Years ago, I knew a family that lived the American dream.  The father was a successful business person—a hardworking, community minded individual.  The mother was a full-time mom, PTA president, community volunteer and major cheer-leader for their boys.  One of their sons was in my class and the other was two years behind me in my little brother’s class.  These boys were popular, clean-cut, all-American, polite and respectful children.  They attended St. Mary’s Catholic Church, the same as my family.

Here’s what happened: The younger son had a Volkswagen Bug that he loved to race around town in.  He had a habit of playing what he called “car-dodge” while driving on highway 218 through town.  He would place his body from the waste up through the window, driving down the road.  He’d get dangerously close to oncoming cars and give them a big grin through their windshield as they passed by.  Dumb and stupid and dangerous, right! 

One evening the unthinkable happened:  either his car lurched to the left or the oncoming semi did.  When the Volkswagen came to a stop, his headless body lay in the ditch.
When news reached the family, they turned to the church, and the church members did all they could to offer comfort and reassurance and hope; but it wasn’t enough.   Living the American dream wasn’t enough when their world was shattered.  Without the strength of an inner, seasoned faith, they were hopelessly ill-prepared to face such a loss.  Their life of normalcy had been destroyed in one silly, fleeting moment.  They became emotionally distraught, angry and bitter – mad at God and the world.  

Today’s gospel warning and the word to the wise is this: Be prepared through your faith in Christ; get your priorities straight now, while you can.  Cultivate your relationship to the best of your ability with Jesus Christ; be like an athlete in training, ready to go into the game on a moment’s notice when the coach calls your number. 

This is the Good News I hope you’ll take home with you this afternoon and carry with you throughout the season of Advent:  Be active in your faith; be grounded in the good news of God; be out of synch with the world;  be on good “speaking” terms with God; anticipate Jesus’ second coming like we anticipate Christmas.  Instead of saying, “Is he coming, or not?”  Instead of asking, “When will Jesus return?”  Say, “Thank God!  He is already here!”

​Nov. 13, 2016, 33rd Sunday in Ordinary Time

Now What: Post Election Grief

First Reading:  Malachi 4:1-2

See, the day is coming, burning like an oven, when all the arrogant and all evildoers will be stubble; the day that comes shall burn them up, says the Lord of hosts, so that it will leave them neither root nor branch. 2But for you who revere my name the sun of righteousness shall rise, with healing in its wings. You shall go out leaping like calves from the stall.
 
Second Reading:  Thessalonians 3:7-12

For you yourselves know how you ought to imitate us; we were not idle when we were with you, 8and we did not eat anyone’s bread without paying for it; but with toil and labor we worked night and day, so that we might not burden any of you.9This was not because we do not have that right, but in order to give you an example to imitate. 10For even when we were with you, we gave you this command: Anyone unwilling to work should not eat. 11For we hear that some of you are living in idleness, mere busybodies, not doing any work. 12Now such persons we command and exhort in the Lord Jesus Christ to do their work quietly and to earn their own living. Brothers and sisters, do not be weary in doing what is right.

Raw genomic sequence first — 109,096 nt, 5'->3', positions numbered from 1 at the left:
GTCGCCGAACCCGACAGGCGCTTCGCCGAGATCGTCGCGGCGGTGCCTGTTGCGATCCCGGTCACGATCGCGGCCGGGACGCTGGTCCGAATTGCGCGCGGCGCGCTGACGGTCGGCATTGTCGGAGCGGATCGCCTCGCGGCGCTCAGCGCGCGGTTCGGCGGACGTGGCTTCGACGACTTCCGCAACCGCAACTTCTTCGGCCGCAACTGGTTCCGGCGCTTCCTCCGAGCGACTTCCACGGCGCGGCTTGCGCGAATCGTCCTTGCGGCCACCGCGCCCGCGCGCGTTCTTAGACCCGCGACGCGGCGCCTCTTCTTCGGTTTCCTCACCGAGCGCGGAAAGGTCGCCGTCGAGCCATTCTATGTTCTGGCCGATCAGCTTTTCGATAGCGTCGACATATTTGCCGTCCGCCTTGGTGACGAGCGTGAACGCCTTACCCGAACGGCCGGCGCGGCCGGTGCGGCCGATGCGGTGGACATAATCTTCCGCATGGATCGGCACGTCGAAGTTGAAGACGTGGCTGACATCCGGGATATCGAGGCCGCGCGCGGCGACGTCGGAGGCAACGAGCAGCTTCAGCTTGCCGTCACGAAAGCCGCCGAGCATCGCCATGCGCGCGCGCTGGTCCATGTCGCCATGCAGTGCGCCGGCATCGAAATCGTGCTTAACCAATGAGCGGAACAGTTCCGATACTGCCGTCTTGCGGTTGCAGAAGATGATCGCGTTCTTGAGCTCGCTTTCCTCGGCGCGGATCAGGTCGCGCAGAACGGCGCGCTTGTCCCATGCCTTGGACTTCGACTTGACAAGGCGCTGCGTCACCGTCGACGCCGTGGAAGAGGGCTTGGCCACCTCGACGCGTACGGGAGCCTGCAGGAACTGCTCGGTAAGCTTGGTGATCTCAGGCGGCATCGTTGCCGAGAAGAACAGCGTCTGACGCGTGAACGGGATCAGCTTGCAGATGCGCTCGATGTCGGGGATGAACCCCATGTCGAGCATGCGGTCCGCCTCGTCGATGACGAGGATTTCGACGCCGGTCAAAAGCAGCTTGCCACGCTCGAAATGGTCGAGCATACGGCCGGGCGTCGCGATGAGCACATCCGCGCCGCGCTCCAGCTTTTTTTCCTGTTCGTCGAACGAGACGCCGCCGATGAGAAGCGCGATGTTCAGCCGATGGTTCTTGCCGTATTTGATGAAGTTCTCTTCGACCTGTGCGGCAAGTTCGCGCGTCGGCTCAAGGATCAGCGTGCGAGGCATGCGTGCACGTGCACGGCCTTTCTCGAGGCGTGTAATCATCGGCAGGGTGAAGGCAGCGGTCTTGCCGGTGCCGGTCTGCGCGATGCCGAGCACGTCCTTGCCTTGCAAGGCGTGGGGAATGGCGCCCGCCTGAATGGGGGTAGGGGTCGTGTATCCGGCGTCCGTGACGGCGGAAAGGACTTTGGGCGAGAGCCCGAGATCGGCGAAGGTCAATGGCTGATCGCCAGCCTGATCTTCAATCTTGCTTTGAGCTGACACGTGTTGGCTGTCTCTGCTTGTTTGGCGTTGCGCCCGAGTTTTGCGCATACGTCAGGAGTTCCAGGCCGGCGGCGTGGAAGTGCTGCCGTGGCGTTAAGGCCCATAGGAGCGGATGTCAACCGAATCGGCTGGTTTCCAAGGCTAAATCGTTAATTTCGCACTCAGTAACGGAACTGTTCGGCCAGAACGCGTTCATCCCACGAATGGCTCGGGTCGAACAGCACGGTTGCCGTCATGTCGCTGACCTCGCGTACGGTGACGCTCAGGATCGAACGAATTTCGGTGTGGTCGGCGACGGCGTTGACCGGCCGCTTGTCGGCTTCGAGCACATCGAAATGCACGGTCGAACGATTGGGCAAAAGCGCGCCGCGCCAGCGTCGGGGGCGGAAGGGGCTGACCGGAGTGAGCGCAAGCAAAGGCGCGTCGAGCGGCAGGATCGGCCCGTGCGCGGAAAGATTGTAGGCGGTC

Gospel Reading:   Luke 21:5-19

5When some were speaking about the temple, how it was adorned with beautiful stones and gifts dedicated to God, Jesus said, 6“As for these things that you see, the days will come when not one stone will be left upon another; all will be thrown down.” 7They asked him, “Teacher, when will this be, and what will be the sign that this is about to take place?” 8And he said, “Beware that you are not led astray; for many will come in my name and say, ‘I am he!’ and, ‘The time is near!’ Do not go after them.9“When you hear of wars and insurrections, do not be terrified; for these things must take place first, but the end will not follow immediately.”

Then he said to them, “Nation will rise against nation, and kingdom against kingdom; 11there will be great earthquakes, and in various places famines and plagues; and there will be dreadful portents and great signs from heaven. 12“But before all this occurs, they will arrest you and persecute you; they will hand you over to synagogues and prisons, and you will be brought before kings and governors because of my name.13This will give you an opportunity to testify. 

So make up your minds not to prepare your defense in advance; for I will give you words and a wisdom that none of your opponents will be able to withstand or contradict. 16You will be betrayed even by parents and brothers, by relatives and friends; and they will put some of you to death. 17You will be hated by all because of my name. 18But not a hair of your head will perish. 19By your endurance you will gain your souls.

Sermon:

Somehow it has happened.  The sky has fallen.  Hell has frozen over.  Pigs now fly.  Whatever the analogy, it fits.  Trump is going to be our president and I’m still in shock as to how this happened.  It has been very challenging to find the silver lining with this outcome.  Many analysts have said it’s because people want change.  Well, thing are certainly going to change now. I’m not so sure this is the change anyone really expects or wants.  Time will tell but having Trump as president is a frightening reality to many of us.